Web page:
Oct 10, 2019

Finding Massive’s identity through our values

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At Massive, we work to craft the best game experiences possible, but we can’t do that without first having a solid foundation on which we all can stand. That is why our four core values mean so much to us as a game studio – but what are these values, and what do they mean in our daily work?

In this article, HR Director Magdalena Schultze talks more about our Massive values and what they stand for, as well as why values are vital for any company.

Values are about identity. Who are we as a company, what do we believe in, and what do we stand for?

Here at Massive, we have four core values which represent who we are as a game studio and define our company culture: Craftsmanship, Courage, Responsibility, and Family.

They are the guiding lights for our company, employees, and candidates. We believe it’s important to see values as a framework, which each person here should fill with meaning – something that makes sense to you.

I also believe that it’s important to have realistic values – values that are easy to remember and explain.

Our Massive values

About a decade ago, it was “trendy” for companies to work with values, and the more values, the better. Ideally, you would have a long list of them. Today, it’s more common for companies (like us) to have three or four core values. Fewer and clearer values are not only easier to remember, but also easier to implement in the daily work of our employees.

We decided on our Massive values about four years ago, when we realized that we needed more defined and clear values that our employees could remember and connect to.

We decided on our Massive values about four years ago, when we realized that we needed more defined and clear values that our employees could remember and connect to. It was a huge work which involved many different parts of our studio – a work that in the end has helped define who we are.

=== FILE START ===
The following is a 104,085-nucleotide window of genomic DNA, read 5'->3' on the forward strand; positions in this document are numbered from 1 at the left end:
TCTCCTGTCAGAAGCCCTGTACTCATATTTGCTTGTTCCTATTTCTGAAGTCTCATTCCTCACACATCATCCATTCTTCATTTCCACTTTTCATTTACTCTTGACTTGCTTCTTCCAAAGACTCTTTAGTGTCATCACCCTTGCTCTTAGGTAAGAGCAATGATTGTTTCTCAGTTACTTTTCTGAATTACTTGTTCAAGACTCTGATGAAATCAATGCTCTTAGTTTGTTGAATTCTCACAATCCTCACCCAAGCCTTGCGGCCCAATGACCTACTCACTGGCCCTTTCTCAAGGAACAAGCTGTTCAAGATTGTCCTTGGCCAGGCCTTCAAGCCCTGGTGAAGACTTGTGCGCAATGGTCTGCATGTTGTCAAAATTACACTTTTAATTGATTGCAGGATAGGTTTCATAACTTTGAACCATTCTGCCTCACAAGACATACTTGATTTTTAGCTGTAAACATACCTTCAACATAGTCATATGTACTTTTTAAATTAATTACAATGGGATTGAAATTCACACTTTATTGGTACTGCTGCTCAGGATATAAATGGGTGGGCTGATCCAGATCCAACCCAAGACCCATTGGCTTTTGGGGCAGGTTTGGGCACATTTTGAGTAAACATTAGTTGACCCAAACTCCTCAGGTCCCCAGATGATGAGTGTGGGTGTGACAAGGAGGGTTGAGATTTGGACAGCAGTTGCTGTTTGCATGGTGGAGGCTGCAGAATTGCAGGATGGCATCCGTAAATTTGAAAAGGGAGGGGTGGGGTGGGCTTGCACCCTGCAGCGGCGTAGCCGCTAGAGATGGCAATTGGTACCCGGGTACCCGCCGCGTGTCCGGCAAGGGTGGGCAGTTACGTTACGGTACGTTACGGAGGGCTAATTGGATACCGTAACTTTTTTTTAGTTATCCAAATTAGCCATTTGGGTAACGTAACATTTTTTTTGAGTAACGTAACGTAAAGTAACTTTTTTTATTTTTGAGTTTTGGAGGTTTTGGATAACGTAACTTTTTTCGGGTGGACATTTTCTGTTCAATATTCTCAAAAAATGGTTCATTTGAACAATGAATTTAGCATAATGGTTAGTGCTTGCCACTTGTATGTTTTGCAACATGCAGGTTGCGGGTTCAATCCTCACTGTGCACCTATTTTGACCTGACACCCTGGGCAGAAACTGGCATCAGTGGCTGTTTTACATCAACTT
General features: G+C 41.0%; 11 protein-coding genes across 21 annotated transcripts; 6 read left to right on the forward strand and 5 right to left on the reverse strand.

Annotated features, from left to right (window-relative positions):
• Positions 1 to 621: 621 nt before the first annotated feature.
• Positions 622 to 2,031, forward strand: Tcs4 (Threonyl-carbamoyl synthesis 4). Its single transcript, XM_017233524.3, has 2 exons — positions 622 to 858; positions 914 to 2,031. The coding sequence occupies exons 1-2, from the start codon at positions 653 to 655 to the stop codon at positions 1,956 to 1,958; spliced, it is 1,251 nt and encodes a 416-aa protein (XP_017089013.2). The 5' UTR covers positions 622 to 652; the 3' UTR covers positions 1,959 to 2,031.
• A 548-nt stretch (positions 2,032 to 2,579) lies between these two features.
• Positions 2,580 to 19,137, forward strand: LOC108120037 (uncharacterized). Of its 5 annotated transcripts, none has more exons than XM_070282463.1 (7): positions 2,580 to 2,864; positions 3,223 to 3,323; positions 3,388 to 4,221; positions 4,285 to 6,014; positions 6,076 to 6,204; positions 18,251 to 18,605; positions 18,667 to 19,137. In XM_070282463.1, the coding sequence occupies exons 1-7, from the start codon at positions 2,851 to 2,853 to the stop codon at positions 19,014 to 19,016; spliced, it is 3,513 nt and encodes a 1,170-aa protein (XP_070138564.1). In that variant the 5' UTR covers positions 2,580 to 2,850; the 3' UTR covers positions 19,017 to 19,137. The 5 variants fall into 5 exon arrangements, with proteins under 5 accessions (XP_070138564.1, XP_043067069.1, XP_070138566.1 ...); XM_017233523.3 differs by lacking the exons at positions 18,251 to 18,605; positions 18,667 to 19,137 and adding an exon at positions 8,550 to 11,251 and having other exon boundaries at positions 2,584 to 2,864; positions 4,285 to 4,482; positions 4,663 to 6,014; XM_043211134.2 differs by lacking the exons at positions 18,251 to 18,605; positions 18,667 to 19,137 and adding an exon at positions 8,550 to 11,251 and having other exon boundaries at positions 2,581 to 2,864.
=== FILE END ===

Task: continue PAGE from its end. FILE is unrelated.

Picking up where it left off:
Values matter for us as a game studio and everyone who works here, but they matter equally as much for potential candidates.

 

 

Around this time, we also decided on creating custom icons for each value to make them more recognizable and easier to include in different type of corporate messages – a way to simplify them and create a reminder of sorts without having to spell it out every time.

Finding the right match

So, values matter for us as a game studio and everyone who works here, but they matter equally as much for potential candidates.

In our job interviews, we often ask the candidate to choose their favorite value and create a discussion around that.

If a candidate feel that the values don’t match their own world view, then it’s probably an indication that you should reconsider applying for a job at that company. Values – and how they are formulated – are a great indication of what type of company it is, what they stand for, and what kind of culture they have.

In our job interviews, for example, we often ask the candidate to choose their favorite value and create a discussion around that. It’s incredibly valuable, not just for us as an employer, but also for the candidate. It’s a way for us to gain mutual understanding of how well we could match with each other.

However, we of course also have to work with our values internally, with our current employees. And for a company growing as much as Massive, it can be a challenge to keep our values alive. So, how do we do it?

Working with values

Our internal surveys show that our employees to a large degree believe that we live up to our values. It’s in our DNA.

But we must never take them for granted.

Therefore, it’s important that everyone at the company feel that they are a part of the value work.

It’s vital to understand that value work is not something that should be enforced top-down. Instead, it’s the leaders’ job to present the values as a framework.

At Massive, we do this through, for example, linking our values with our leadership, performance reviews, and other work with the teams. However, it’s also important that the employees take responsibility to remind themselves and those around them about our values.

It’s vital to understand that value work is not something that should be enforced top-down. Instead, it’s the leaders’ job to present the values as a framework. We need to continuously remind each other of them, no matter if you’ve been here 10 years or 10 days.

Understanding a company’s values is a must no matter who you are or what you work with. However, that doesn’t mean that you must have the exact same values. What it means is that you need to be able to respect them. It means that you can question how we live up to them – discussions about this are good. It’s all about transparency and openness.

Finally, something that I want us to become better at is taking our values with us in our daily life. In the end, our Massive values encourage inclusion, and that’s something I hope everyone carries with them home – even after the work day has ended.

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